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How can we develop a growth mindset?

This week’s Dining Table Discussion – launching an initiative to get our young people delving, debating and discussing - a topic from the week’s learning.

Global mindset tree

Growth Mindset. What is it and how can we develop it? Can we develop it?

Over 30 years ago, Carol Dweck and her colleagues became interested in students' attitudes about failure. They noticed that some students rebounded while other students seemed devastated by even the smallest setbacks. After studying the behavior of thousands of children, Dr. Dweck coined the terms fixed mindset and growth mindset to describe the underlying beliefs people have about learning and intelligence.

In this week’s Secondary assembly, Mr Prokic, Head of Year 8, explored the theme of a growth mindset with our Key Stage 3 students and then sent them back to their Form rooms to discuss this topic further.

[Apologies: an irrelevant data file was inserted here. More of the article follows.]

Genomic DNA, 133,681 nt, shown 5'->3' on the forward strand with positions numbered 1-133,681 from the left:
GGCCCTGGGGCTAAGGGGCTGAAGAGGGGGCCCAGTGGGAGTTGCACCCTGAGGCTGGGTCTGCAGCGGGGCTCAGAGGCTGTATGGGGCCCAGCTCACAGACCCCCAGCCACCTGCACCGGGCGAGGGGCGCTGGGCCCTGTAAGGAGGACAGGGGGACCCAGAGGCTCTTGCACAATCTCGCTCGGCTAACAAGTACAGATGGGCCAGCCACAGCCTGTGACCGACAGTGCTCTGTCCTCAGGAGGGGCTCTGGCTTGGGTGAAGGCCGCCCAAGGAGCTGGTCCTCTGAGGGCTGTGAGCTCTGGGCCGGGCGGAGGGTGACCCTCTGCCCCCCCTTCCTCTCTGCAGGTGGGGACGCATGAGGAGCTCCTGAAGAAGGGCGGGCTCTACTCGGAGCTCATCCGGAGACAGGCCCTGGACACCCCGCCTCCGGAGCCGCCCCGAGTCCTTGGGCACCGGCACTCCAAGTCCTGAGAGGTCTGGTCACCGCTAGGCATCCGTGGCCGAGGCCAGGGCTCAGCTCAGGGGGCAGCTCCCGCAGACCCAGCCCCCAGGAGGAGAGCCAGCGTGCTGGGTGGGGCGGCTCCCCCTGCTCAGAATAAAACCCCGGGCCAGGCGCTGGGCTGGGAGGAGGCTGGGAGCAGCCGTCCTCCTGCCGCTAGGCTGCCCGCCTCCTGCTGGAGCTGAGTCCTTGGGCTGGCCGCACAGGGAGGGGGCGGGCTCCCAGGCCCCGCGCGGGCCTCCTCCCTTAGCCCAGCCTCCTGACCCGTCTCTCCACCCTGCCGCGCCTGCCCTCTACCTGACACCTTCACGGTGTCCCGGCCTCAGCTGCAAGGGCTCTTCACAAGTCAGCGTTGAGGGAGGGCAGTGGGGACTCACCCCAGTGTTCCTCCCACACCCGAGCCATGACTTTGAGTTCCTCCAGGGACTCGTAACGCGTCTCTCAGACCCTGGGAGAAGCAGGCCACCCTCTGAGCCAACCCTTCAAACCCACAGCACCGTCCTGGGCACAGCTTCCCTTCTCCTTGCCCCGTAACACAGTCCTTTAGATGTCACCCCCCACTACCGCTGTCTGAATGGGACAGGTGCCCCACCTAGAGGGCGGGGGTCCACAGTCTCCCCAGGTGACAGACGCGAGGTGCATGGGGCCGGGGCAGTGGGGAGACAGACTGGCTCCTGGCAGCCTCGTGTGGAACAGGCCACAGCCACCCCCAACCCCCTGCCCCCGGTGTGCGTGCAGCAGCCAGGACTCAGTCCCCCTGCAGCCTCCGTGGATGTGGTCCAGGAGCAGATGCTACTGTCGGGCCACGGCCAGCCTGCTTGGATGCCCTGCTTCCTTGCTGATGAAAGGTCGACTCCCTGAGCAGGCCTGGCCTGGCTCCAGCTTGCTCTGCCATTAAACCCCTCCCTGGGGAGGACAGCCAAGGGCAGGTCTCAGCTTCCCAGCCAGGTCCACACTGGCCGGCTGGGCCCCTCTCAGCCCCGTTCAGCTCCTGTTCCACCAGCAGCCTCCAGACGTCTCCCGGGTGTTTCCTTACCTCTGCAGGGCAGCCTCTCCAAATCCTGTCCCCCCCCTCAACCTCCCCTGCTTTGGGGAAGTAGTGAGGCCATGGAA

For example, did you know that….?

  • The idea that intelligence can be developed and is not set in stone is arguably the most popular psychological theory in education at present?
  • When students believe they can get smarter, they understand that effort makes them stronger? Therefore they put in extra time and effort, and that leads to higher achievement.
  • The way we praise children, whether at home or in school, can have a profound impact on their mindset?

Children who were praised for their intelligence were more likely to choose future tasks that they thought would make them look smart.


Children who had been praised for their effort tended to choose tasks that would help them learn new things.


The majority (86%) of children praised for their intelligence asked for information about how their peers did on the same task


Only 23% of children who had been praised for effort asked for this type of feedback –

most of them asked for feedback about how they could do better.

Ref:  Mueller, C. and Dweck, C. (1998). Praise for intelligence can undermine children's motivation and performance. Journal of Personality and Social Psychology, 75(1), pp.33-52

As a school, we work in partnership with you as parents. So, speak to your children at home about a Growth or Fixed Mindset and encourage them to explore their own feelings about, and reactions to feedback; time to have an animated ‘Dining Table Discussion’


Then click here to read about how parents can instill a Growth Mindset at home.


Alison Fox

Head of Secondary

  • Global mindset mind map
Calling all enthusiastic and collaborative parents